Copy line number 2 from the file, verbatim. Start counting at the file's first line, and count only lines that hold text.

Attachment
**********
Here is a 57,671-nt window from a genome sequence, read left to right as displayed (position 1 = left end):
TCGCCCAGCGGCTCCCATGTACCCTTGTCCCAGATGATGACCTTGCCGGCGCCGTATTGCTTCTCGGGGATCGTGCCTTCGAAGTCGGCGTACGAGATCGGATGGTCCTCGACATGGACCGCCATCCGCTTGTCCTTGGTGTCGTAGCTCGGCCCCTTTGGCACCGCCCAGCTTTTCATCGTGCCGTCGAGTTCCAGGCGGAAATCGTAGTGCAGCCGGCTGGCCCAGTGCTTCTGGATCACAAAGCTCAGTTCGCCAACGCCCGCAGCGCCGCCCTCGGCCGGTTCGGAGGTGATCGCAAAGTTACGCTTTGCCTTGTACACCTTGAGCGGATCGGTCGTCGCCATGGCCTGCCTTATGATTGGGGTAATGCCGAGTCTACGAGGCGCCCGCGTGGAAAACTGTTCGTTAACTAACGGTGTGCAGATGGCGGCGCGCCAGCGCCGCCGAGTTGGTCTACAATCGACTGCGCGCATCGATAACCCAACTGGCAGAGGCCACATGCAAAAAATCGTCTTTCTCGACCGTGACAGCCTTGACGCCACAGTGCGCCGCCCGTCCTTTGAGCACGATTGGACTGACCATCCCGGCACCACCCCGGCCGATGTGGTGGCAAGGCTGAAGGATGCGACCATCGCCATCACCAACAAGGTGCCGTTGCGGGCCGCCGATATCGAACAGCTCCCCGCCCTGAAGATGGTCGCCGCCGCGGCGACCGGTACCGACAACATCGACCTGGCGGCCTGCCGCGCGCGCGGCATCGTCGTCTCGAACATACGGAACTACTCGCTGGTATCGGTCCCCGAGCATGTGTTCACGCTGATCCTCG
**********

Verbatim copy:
TCGCCCAGCGGCTCCCATGTACCCTTGTCCCAGATGATGACCTTGCCGGCGCCGTATTGCTTCTCGGGGATCGTGCCTTCGAAGTCGGCGTACGAGATCGGATGGTCCTCGACATGGACCGCCATCCGCTTGTCCTTGGTGTCGTAGCTCGGCCCCTTTGGCACCGCCCAGCTTTTCATCGTGCCGTCGAGTTCCAGGCGGAAATCGTAGTGCAGCCGGCTGGCCCAGTGCTTCTGGATCACAAAGCTCAGTTCGCCAACGCCCGCAGCGCCGCCCTCGGCCGGTTCGGAGGTGATCGCAAAGTTACGCTTTGCCTTGTACACCTTGAGCGGATCGGTCGTCGCCATGGCCTGCCTTATGATTGGGGTAATGCCGAGTCTACGAGGCGCCCGCGTGGAAAACTGTTCGTTAACTAACGGTGTGCAGATGGCGGCGCGCCAGCGCCGCCGAGTTGGTCTACAATCGACTGCGCGCATCGATAACCCAACTGGCAGAGGCCACATGCAAAAAATCGTCTTTCTCGACCGTGACAGCCTTGACGCCACAGTGCGCCGCCCGTCCTTTGAGCACGATTGGACTGACCATCCCGGCACCACCCCGGCCGATGTGGTGGCAAGGCTGAAGGATGCGACCATCGCCATCACCAACAAGGTGCCGTTGCGGGCCGCCGATATCGAACAGCTCCCCGCCCTGAAGATGGTCGCCGCCGCGGCGACCGGTACCGACAACATCGACCTGGCGGCCTGCCGCGCGCGCGGCATCGTCGTCTCGAACATACGGAACTACTCGCTGGTATCGGTCCCCGAGCATGTGTTCACGCTGATCCTCG